The case then went before the New Mexico Supreme Court, where Cato, along with same-sex-marriage-supporting law professors Eugene Volokh and Dale Carpenter, filed an amicus brief urging the court to reverse the court of appeals. Our brief explained that photography, unlike many other wedding-related businesses (e.g., caterers, hotels, limousine drivers), is an art form protected by the First Amendment—even if it’s not political and even if the photos are taken for commercial purposes.
The U.S. Supreme Court ruled in Wooley v. Maynard—the 1977 “Live Free or Die” license plate case out of New Hampshire—that forcing people to speak is just as unconstitutional as preventing or censoring speech. The First Amendment “includes both the right to speak freely and the right to refrain from speaking at all.” Moreover, unlike true cases of public accommodation, there are abundant opportunities to choose other photographers in the same area.
Alas, the New Mexico Supreme Court also ruled against Elane Photography, holding that the First Amendment only prohibits compelling an individual to speak the government’s message, and that even if the state law did infringe on Elane Photography’s speech rights, those rights could not be vindicated because they conflicted with Willock’s right to equal access to public accommodations. Cato, again joined by professors Volokh and Carpenter, has again filed a brief, this time urging the U.S. Supreme Court to hear the case, because the New Mexico court’s reasoning is incorrect and incompatible with Wooley.
The Supreme Court has never held that the compelled speech doctrine is only applicable when an individual is forced to serve as a courier for the message of another. Instead, the Court has said repeatedly that what the First Amendment protects is a “freedom of the individual mind,” which the government violates whenever it tells a person what she must or must not say. Forcing a photographer to create a unique piece of art violates that freedom of the mind.
Our brief also argues that the New Mexico Supreme Court was wrong to hold that the First Amendment can be abridged if a state law creates a “new right” that the constitutionally protected expression allegedly violates. The U.S. Supreme Court has never allowed such operation of state law, and allowing the New Mexico court’s reasoning to stand would send a dangerous message to state legislators and courts that the Bill of Rights is merely a suggestion, not a rule.
Vanessa Willock has until February 11 to file her opposing brief, and soon thereafter the Court will decide whether to take the case. If it does, Elane Photography v. Willock would likely be argued at the beginning of next term, in October, with an ultimate decision by June 2015.
Global Science Report is a feature from the Center for the Study of Science, where we highlight one or two important new items in the scientific literature or the popular media. For broader and more technical perspectives, consult our monthly “Current Wisdom.”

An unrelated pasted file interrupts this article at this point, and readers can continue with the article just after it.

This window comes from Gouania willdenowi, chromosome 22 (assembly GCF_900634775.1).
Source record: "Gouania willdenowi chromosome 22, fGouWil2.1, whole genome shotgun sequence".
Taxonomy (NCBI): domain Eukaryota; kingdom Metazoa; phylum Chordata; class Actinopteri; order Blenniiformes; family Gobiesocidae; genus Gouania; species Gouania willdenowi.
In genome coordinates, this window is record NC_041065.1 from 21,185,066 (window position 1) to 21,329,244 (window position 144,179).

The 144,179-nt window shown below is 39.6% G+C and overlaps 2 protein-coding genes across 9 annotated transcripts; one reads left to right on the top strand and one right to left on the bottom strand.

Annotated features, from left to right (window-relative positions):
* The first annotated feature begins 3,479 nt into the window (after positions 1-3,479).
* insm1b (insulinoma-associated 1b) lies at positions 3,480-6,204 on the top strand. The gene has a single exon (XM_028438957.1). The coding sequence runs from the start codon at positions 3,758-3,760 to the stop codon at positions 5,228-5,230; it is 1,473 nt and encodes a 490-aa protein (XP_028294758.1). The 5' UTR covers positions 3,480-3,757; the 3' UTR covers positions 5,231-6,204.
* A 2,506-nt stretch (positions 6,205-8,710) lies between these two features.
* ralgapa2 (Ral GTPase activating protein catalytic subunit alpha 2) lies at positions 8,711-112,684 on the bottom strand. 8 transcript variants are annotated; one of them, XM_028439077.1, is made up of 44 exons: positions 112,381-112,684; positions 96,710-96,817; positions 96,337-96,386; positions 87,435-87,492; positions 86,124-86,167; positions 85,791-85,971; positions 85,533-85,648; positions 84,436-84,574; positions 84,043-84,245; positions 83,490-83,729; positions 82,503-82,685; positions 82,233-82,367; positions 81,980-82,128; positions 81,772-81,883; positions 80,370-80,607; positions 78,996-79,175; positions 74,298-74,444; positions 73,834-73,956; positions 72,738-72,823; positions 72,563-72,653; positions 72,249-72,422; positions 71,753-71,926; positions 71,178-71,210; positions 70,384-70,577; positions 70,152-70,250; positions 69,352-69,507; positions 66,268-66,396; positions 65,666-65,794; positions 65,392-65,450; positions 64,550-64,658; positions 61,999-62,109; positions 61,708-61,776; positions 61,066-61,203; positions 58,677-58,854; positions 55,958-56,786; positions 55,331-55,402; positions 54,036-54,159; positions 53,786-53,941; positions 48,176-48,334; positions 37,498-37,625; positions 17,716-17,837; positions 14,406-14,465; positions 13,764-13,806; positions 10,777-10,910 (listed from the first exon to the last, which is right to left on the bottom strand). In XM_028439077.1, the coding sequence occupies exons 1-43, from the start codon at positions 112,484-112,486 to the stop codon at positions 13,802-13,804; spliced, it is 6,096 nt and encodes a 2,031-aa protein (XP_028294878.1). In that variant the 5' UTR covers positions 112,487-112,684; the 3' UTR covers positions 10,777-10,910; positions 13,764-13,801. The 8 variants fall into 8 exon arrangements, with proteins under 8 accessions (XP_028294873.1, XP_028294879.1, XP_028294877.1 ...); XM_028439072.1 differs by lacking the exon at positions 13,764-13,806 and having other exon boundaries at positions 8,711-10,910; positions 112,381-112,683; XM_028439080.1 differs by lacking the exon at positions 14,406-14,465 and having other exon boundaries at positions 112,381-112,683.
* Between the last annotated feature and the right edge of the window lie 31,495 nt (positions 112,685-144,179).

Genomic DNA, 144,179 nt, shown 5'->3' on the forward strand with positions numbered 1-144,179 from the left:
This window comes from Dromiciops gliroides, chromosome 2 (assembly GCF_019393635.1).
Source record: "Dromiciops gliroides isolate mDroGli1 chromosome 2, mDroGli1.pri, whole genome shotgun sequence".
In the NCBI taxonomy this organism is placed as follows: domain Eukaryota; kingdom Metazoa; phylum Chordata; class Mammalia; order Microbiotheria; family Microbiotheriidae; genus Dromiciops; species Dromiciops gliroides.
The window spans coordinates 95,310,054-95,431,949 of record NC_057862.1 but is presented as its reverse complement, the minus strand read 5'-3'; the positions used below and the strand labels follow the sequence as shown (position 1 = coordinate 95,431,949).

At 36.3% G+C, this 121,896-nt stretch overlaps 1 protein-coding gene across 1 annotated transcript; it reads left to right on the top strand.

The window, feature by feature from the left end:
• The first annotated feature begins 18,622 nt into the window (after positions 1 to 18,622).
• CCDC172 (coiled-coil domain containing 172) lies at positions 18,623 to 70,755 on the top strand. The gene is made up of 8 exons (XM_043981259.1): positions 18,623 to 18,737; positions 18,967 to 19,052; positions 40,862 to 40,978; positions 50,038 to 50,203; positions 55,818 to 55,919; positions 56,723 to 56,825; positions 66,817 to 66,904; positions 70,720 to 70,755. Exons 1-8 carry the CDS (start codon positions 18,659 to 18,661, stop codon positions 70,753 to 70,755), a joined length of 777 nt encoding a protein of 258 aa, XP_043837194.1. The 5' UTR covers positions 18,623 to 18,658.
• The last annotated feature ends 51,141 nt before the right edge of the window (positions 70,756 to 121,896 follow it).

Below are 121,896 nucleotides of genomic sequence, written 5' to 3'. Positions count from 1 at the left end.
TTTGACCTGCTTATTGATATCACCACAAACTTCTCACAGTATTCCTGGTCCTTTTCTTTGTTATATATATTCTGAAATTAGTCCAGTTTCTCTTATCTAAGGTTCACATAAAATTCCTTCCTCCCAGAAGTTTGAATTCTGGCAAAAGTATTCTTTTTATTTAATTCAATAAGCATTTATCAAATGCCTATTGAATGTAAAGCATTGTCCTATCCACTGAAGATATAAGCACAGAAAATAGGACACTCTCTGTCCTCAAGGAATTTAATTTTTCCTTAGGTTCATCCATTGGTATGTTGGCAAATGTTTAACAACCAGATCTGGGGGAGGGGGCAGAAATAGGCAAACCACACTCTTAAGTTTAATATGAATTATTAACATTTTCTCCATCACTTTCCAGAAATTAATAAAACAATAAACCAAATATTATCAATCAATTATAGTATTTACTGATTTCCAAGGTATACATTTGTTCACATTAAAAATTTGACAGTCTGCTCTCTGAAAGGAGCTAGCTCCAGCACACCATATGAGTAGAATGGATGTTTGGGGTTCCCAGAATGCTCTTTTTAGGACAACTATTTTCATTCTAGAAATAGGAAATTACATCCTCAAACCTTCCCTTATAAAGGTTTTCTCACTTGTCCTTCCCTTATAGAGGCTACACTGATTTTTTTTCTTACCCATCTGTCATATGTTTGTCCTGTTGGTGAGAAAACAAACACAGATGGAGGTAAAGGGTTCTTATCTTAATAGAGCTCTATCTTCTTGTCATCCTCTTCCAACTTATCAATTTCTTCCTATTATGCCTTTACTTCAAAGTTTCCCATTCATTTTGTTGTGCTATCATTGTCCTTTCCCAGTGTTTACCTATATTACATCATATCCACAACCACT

Last year, the annual average temperature in the contiguous United States was the highest on record (since 1895) according the data compiled by the National Climatic Data Center (NCDC). This year, the temperature took a nosedive from the lofty heights of 2012.
As we pointed out in our coverage of the 2012 milestone, the influence of human-caused climate change on the U.S. temperature history (including last year’s record warmth), while undoubtedly present, is difficult to ascertain.
The role that anthropogenic “global warming” from the emissions of greenhouse gases from the combustion of fossil fuels plays is debatable—both in timing and magnitude. Almost certainly its influence is present and detectable in the U.S. annual average temperature record, but beyond that simple statement, not a whole lot more can be added with scientific certainty.
We now stand nearly a year later with more evidence of proof and point.
Through November of this year, the U.S. average temperature is only 0.53°F above the 20th century mean temperature (the default baseline used by NCDC). Last year the annual temperature was 3.24°F above it.
Figure 1. Average January-November temperature in the contiguous United States from 1895-2013 as compiled by the National Climatic Data Center (source: NCDC, Climate at a Glance).
With the cold start to December across the country, the annual temperature for 2013 has an increasingly good shot at coming in below the 20th century average. For this to happen, the U.S. temperature for December would have to average about 27.6°F. For the first 12 days of the month, the average has been 28.4°F, and the forecast is for continued cold, so getting to the needed temperature is not out of the question.
If 2013 does come in below the 20th century average, it would be the first year since 1996 to have done so, and would end a 16-year long run of above average annual temperature for the U.S. You can follow the chase here.
But even if the rest of the month is not quite cold enough to push the entire year into negative territory, the 2013 annual temperate will still be markedly colder than last year’s record high, and will be the largest year-over-year decrease in the annual temperature on record, underscoring the “outlier” nature of the 2012 temperatures.
Will 2013 mark the end of the decade and a half period of abnormal warmth experience across the U.S. that was touched off by the 1998 El Niño event, and a return to conditions of the 1980s and early-to-mid 1990s? Or will 2013 turn out to just be a cold blip in the 21st century U.S. climate?
In either case, 2013 shows that the natural variability of annual temperatures in the U.S. is high (as is decadal and multi-decadal variability, see Figure 1)—an important caveat to keep in mind when you face the inundation of every-weather-event-is-caused-by-human-global-warming hysteria.
The Center for the Study of Science would like to thank Ryan Maue of WeatherBELL Analytics for his summary of December temperatures and the expected temperatures for the rest of the year.